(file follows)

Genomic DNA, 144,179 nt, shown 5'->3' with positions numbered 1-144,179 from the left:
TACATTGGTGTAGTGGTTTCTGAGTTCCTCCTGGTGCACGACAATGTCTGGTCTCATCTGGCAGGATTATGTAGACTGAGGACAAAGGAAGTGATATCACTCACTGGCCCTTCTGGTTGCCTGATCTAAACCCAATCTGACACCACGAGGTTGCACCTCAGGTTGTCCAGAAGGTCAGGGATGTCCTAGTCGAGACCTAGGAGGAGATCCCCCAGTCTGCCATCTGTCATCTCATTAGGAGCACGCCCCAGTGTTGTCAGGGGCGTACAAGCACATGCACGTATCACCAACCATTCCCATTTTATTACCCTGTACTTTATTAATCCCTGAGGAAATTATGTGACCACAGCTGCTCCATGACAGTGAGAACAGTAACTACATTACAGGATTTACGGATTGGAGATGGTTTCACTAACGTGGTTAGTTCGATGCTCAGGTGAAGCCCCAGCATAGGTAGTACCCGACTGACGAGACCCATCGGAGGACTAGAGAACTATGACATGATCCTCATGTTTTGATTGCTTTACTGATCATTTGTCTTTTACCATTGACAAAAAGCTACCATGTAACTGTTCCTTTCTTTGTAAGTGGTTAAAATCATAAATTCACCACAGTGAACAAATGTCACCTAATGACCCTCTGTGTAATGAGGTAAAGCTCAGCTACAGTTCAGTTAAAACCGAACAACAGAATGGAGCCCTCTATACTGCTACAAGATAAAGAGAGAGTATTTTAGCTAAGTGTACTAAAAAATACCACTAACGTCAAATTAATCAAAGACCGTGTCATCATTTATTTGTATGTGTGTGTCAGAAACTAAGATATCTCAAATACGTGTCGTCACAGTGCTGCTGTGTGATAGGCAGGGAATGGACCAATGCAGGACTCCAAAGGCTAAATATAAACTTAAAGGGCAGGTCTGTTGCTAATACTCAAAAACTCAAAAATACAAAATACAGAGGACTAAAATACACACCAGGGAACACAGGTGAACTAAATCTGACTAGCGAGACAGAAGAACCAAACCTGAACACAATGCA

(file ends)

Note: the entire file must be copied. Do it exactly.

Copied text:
Genomic DNA, 144,179 nt, shown 5'->3' with positions numbered 1-144,179 from the left:
TACATTGGTGTAGTGGTTTCTGAGTTCCTCCTGGTGCACGACAATGTCTGGTCTCATCTGGCAGGATTATGTAGACTGAGGACAAAGGAAGTGATATCACTCACTGGCCCTTCTGGTTGCCTGATCTAAACCCAATCTGACACCACGAGGTTGCACCTCAGGTTGTCCAGAAGGTCAGGGATGTCCTAGTCGAGACCTAGGAGGAGATCCCCCAGTCTGCCATCTGTCATCTCATTAGGAGCACGCCCCAGTGTTGTCAGGGGCGTACAAGCACATGCACGTATCACCAACCATTCCCATTTTATTACCCTGTACTTTATTAATCCCTGAGGAAATTATGTGACCACAGCTGCTCCATGACAGTGAGAACAGTAACTACATTACAGGATTTACGGATTGGAGATGGTTTCACTAACGTGGTTAGTTCGATGCTCAGGTGAAGCCCCAGCATAGGTAGTACCCGACTGACGAGACCCATCGGAGGACTAGAGAACTATGACATGATCCTCATGTTTTGATTGCTTTACTGATCATTTGTCTTTTACCATTGACAAAAAGCTACCATGTAACTGTTCCTTTCTTTGTAAGTGGTTAAAATCATAAATTCACCACAGTGAACAAATGTCACCTAATGACCCTCTGTGTAATGAGGTAAAGCTCAGCTACAGTTCAGTTAAAACCGAACAACAGAATGGAGCCCTCTATACTGCTACAAGATAAAGAGAGAGTATTTTAGCTAAGTGTACTAAAAAATACCACTAACGTCAAATTAATCAAAGACCGTGTCATCATTTATTTGTATGTGTGTGTCAGAAACTAAGATATCTCAAATACGTGTCGTCACAGTGCTGCTGTGTGATAGGCAGGGAATGGACCAATGCAGGACTCCAAAGGCTAAATATAAACTTAAAGGGCAGGTCTGTTGCTAATACTCAAAAACTCAAAAATACAAAATACAGAGGACTAAAATACACACCAGGGAACACAGGTGAACTAAATCTGACTAGCGAGACAGAAGAACCAAACCTGAACACAATGCA